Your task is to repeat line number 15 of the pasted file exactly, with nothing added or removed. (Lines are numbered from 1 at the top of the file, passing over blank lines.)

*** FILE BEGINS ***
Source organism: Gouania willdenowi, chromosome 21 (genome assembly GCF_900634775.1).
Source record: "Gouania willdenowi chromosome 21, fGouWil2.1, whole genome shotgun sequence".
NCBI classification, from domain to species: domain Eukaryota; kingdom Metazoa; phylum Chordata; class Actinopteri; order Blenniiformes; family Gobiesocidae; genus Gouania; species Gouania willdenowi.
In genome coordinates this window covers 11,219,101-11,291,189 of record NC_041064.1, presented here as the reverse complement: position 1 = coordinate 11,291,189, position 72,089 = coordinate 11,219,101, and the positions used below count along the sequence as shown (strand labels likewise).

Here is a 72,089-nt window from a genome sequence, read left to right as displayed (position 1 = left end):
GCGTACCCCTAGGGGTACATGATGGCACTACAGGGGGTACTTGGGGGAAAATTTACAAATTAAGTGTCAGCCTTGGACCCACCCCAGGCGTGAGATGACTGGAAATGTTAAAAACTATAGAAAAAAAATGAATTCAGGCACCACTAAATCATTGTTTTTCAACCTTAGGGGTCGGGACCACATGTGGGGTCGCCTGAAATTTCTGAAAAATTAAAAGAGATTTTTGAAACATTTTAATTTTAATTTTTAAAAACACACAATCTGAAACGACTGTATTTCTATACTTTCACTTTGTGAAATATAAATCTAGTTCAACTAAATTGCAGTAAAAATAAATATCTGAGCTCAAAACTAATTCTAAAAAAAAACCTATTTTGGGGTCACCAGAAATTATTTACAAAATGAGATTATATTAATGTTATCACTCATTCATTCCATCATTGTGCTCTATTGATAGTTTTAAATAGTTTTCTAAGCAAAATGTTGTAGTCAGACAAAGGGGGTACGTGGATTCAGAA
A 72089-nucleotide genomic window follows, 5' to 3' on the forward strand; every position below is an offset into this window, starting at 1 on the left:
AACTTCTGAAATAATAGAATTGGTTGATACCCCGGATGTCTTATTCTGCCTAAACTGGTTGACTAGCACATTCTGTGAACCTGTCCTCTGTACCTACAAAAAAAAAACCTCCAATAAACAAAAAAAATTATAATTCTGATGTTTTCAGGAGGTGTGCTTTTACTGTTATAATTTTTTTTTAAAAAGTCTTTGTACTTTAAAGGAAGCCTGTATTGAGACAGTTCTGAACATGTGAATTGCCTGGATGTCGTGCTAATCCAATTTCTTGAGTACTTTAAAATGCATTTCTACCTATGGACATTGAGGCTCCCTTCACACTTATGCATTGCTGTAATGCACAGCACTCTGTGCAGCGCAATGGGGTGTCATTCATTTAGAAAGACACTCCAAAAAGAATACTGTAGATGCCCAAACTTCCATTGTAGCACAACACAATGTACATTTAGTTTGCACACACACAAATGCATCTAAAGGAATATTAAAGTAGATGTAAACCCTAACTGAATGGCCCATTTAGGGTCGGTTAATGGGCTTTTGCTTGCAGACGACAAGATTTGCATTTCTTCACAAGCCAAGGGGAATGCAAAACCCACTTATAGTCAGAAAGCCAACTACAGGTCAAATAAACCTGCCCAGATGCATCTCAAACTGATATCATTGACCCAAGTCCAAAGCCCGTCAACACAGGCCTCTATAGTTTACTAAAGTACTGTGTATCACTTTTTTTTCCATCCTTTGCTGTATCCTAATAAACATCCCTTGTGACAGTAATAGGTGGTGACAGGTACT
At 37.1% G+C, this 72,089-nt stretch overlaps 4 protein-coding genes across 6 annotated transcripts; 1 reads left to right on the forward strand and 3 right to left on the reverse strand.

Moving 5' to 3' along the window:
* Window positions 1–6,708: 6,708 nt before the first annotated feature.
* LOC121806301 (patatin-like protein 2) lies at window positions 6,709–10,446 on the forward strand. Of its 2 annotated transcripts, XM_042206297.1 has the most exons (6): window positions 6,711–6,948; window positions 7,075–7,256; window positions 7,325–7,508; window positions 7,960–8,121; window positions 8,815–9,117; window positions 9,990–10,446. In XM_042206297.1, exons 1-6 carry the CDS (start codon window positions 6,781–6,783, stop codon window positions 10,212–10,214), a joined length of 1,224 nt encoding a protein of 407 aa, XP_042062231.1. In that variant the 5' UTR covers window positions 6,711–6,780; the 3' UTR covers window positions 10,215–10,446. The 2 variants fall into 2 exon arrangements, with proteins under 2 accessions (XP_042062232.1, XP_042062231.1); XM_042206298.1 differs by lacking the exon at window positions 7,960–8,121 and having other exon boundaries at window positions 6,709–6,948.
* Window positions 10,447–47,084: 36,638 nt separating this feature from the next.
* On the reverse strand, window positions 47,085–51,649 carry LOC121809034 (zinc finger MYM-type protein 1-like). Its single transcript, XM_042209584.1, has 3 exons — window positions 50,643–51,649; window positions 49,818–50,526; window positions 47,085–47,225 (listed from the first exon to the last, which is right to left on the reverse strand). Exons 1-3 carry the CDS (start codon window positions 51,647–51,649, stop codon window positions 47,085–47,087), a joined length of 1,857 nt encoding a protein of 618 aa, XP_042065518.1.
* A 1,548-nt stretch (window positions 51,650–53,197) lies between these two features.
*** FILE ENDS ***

* A 1,548-nt stretch (window positions 51,650–53,197) lies between these two features.